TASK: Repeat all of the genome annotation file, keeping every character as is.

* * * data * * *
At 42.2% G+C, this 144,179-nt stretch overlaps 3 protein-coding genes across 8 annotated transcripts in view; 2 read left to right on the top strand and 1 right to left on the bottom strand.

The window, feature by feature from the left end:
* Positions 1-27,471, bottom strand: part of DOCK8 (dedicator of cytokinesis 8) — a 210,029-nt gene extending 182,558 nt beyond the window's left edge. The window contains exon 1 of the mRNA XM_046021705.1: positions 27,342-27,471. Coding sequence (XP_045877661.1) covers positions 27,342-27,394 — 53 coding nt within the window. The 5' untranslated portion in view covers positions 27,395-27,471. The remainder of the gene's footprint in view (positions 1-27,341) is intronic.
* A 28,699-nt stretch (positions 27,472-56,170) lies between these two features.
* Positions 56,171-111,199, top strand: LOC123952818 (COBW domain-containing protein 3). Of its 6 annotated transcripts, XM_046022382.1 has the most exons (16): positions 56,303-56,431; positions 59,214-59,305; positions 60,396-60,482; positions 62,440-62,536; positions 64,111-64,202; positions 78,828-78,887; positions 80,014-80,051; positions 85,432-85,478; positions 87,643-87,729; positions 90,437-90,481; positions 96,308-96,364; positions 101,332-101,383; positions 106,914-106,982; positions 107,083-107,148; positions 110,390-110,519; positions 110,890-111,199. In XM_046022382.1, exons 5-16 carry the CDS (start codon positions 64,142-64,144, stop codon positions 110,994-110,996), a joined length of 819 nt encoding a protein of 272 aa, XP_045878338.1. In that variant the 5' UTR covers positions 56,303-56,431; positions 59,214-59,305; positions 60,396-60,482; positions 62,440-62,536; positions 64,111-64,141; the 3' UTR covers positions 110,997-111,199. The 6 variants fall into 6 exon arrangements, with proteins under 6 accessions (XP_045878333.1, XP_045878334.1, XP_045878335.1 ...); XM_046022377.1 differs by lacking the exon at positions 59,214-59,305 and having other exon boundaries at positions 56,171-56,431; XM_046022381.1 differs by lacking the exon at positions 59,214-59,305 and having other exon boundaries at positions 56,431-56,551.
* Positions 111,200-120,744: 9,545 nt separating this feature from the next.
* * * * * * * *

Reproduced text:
At 42.2% G+C, this 144,179-nt stretch overlaps 3 protein-coding genes across 8 annotated transcripts in view; 2 read left to right on the top strand and 1 right to left on the bottom strand.

The window, feature by feature from the left end:
* Positions 1-27,471, bottom strand: part of DOCK8 (dedicator of cytokinesis 8) — a 210,029-nt gene extending 182,558 nt beyond the window's left edge. The window contains exon 1 of the mRNA XM_046021705.1: positions 27,342-27,471. Coding sequence (XP_045877661.1) covers positions 27,342-27,394 — 53 coding nt within the window. The 5' untranslated portion in view covers positions 27,395-27,471. The remainder of the gene's footprint in view (positions 1-27,341) is intronic.
* A 28,699-nt stretch (positions 27,472-56,170) lies between these two features.
* Positions 56,171-111,199, top strand: LOC123952818 (COBW domain-containing protein 3). Of its 6 annotated transcripts, XM_046022382.1 has the most exons (16): positions 56,303-56,431; positions 59,214-59,305; positions 60,396-60,482; positions 62,440-62,536; positions 64,111-64,202; positions 78,828-78,887; positions 80,014-80,051; positions 85,432-85,478; positions 87,643-87,729; positions 90,437-90,481; positions 96,308-96,364; positions 101,332-101,383; positions 106,914-106,982; positions 107,083-107,148; positions 110,390-110,519; positions 110,890-111,199. In XM_046022382.1, exons 5-16 carry the CDS (start codon positions 64,142-64,144, stop codon positions 110,994-110,996), a joined length of 819 nt encoding a protein of 272 aa, XP_045878338.1. In that variant the 5' UTR covers positions 56,303-56,431; positions 59,214-59,305; positions 60,396-60,482; positions 62,440-62,536; positions 64,111-64,141; the 3' UTR covers positions 110,997-111,199. The 6 variants fall into 6 exon arrangements, with proteins under 6 accessions (XP_045878333.1, XP_045878334.1, XP_045878335.1 ...); XM_046022377.1 differs by lacking the exon at positions 59,214-59,305 and having other exon boundaries at positions 56,171-56,431; XM_046022381.1 differs by lacking the exon at positions 59,214-59,305 and having other exon boundaries at positions 56,431-56,551.
* Positions 111,200-120,744: 9,545 nt separating this feature from the next.